Start with a secular social order, and the university system as it stands today, and then ask yourself, “How much would we have to trim our Christian convictions to fit a Christian university into that system?” Given that we absolutely must obey the liberal, democratic state and culture, how are we to build a Christian university?
That’s how Christian universities go about their educational business. But in a 2004 book (based on a 2002 conference –I know, this was a long time ago!), a group of Christian thinkers tried to flip the proposition over and see it from the other side. What if you started with “a robust notion of the church â€“ as a distinctive people called into being by the Holy Spirit to continue the priorities and practices of Jesus Christ in the world,” and then tried “to imagine new practices of scholarship, teaching and formation appropriate to the service of this discipleship-based vision of the church?” In other words, what if you started with obedience to the church, and then fit your obedience to the state and culture within that? What if you were church-based and democratic-society-related, instead of democratic-society-based and church-related?
It’s an interesting thought project, and resulted in a worthwhile book: Michael L. Budde and John Wright (eds.), Conflicting Allegiances: The Church-Based University in a Liberal Democratic Society (Grand Rapids: Brazos Press, 2004). I review the book in the latest issue of the Scottish Journal of Theology (Volume 63, Issue 1). The review is on pages 120-122.
Here is the text of the review. It’s spelled and punctuated for UK English rather than American, and written in the somewhat denser prose that is appropriate to an academic journal like SJT (where a phrase like “Hauerwasian angle and ecumenical scope” actually clarifies things for readers instead of just sounding pompous). But anybody interested in the topic shouldn’t have any trouble following along.
The central idea of this set of essays (which grew out of a 2002 conference at Point Loma Nazarene University) is that all modern Christian university education has been distorted and truncated by the constraints placed on it by liberal democratic society. According to the editors, the reason that conventional discussions of Christian higher education have been uniformly unproductive is that they have taken as unquestionable givens the categories of classic liberalism, and have then asked how the church can carry out its mission within those categories. This book undertakes the thought experiment of imagining a new kind of Christian university which inverts that order. What if the starting point were â€˜a robust notion of the church â€“ as a distinctive people called into being by the Holy Spirit to continue the priorities and practices of Jesus Christ in theworldâ€™, and the project were â€˜to imagine new practices of scholarship, teaching and formation appropriate to the service of this discipleship-based vision of the church?â€™ Although the subtitle refers to a university that is â€˜church-basedâ€™, these essays prefer the stronger term â€˜ecclesially basedâ€™, using it â€˜as an alarm bell meant to keep writer and reader awake and alive to very different possibilities than we now encounterâ€™.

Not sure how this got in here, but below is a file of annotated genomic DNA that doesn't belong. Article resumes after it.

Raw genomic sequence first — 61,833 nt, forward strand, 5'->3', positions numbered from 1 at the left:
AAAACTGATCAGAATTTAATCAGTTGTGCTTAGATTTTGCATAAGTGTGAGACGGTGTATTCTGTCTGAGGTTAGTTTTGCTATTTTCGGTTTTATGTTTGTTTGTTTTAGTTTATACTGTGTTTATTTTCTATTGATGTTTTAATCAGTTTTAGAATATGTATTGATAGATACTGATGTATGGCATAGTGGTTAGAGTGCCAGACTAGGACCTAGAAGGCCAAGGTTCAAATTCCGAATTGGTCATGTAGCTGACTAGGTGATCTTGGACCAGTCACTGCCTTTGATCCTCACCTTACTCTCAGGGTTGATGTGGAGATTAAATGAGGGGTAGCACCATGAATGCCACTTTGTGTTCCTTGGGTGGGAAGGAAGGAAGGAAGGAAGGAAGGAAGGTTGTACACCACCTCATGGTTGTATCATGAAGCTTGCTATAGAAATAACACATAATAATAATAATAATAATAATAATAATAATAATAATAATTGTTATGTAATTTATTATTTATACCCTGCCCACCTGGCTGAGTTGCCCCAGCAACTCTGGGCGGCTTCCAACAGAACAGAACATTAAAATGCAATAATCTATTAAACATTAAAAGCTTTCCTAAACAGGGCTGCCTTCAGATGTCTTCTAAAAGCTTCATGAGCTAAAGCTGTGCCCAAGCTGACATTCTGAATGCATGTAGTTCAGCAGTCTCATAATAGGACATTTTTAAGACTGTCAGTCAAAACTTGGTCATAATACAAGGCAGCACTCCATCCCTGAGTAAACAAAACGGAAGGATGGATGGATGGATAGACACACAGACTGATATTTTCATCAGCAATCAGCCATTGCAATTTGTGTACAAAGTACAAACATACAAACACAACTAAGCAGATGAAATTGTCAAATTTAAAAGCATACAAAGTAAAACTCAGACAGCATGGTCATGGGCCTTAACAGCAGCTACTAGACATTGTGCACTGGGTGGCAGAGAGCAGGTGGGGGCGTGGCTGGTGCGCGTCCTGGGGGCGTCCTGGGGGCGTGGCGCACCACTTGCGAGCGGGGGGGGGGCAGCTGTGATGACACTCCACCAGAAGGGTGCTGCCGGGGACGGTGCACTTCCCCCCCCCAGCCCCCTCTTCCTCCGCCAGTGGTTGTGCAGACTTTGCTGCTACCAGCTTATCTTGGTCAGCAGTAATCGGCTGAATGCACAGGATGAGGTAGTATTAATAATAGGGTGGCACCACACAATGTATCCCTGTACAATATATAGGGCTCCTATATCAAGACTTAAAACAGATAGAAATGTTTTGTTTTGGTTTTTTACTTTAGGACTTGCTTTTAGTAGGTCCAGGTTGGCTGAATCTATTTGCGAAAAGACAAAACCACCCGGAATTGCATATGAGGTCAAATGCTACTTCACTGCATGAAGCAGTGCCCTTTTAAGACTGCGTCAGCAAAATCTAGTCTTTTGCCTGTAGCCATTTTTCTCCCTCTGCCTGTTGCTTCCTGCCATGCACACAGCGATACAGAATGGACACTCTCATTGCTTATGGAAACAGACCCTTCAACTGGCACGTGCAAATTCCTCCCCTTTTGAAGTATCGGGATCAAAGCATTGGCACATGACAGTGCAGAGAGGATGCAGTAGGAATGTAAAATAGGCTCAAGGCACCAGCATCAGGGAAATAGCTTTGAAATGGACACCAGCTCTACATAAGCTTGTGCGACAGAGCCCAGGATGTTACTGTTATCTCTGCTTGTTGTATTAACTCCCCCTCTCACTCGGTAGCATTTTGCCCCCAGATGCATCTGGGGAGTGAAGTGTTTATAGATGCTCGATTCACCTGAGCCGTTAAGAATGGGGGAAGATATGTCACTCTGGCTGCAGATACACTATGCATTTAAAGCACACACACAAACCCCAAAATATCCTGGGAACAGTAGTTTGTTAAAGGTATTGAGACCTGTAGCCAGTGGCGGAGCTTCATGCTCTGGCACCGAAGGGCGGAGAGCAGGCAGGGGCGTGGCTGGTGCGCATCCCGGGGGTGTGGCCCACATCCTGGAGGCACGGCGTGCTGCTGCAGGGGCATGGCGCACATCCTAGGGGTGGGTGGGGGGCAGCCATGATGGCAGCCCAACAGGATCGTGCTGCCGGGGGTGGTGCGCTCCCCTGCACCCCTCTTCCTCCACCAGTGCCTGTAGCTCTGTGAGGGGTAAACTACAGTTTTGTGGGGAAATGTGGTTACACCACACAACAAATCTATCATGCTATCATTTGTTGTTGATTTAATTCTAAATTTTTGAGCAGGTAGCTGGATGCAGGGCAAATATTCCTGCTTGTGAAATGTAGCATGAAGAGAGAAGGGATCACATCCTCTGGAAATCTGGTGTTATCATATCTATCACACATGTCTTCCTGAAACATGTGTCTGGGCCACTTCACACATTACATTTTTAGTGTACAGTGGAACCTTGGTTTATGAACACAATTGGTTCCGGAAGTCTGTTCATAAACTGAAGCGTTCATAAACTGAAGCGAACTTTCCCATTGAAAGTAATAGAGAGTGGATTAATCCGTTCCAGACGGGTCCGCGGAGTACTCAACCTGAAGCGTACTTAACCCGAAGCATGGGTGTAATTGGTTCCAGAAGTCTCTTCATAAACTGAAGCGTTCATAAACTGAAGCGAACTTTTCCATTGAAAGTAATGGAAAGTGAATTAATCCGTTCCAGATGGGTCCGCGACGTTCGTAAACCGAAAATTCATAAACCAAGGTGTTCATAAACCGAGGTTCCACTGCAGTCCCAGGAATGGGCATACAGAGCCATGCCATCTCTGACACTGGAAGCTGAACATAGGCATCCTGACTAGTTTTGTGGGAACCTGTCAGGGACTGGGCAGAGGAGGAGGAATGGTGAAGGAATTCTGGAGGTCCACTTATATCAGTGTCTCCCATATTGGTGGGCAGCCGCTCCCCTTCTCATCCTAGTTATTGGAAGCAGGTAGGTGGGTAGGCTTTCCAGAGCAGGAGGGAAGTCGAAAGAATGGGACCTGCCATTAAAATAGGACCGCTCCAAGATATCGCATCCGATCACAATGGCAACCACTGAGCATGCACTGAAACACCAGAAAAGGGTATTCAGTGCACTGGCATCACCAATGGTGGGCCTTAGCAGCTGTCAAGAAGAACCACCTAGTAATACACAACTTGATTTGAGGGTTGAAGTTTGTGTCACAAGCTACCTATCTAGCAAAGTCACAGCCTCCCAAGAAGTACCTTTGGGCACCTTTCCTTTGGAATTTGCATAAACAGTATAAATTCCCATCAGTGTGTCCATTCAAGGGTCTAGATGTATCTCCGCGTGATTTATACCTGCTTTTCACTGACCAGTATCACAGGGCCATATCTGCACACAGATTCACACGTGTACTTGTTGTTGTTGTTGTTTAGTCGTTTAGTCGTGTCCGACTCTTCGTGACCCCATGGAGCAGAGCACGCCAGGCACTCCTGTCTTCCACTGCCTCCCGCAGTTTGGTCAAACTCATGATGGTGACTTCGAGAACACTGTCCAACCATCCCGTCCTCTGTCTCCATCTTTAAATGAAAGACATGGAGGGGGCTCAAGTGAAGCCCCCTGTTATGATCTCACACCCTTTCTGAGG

Before they can imagine this not-yet-existing alternative Christian university, the authors of Conflicting Allegiances must undertake a preliminary task. They believe that the ethos of the modern liberal democratic state is so pervasive that it has become invisible to all who live within it. It is simply presupposed as our given context, but it needs to be named, described and called into question for the sake of the churchâ€™s own ethos. Mainly using tools from the toolbox of Alasdair MacIntyre (whose education? which university?), but also from disciplines like womenâ€™s studies (recovering marginalised stories, questioning the putative neutrality of the dominant story), most of the essays undertake this task in their own ways, especially those in the section (II) entitled â€˜Liberal Democratic Objections to the Ecclesially Based University and a Christian Responseâ€™. John W. Wrightâ€™s important introduction (section I) begins by unmasking one American universityâ€™s claim that it teaches no particular morality. That claim, Wright points out, is itself a particular morality, easily recognised as the liberal ethos of individual self-determination and strictly privatised religion. The result is an â€˜education [that will] serve the sovereignty of the liberal nation-stateâ€™. The place left for Christian witness is a retreat to character formation and a weak form of chaplaincy within the existing system.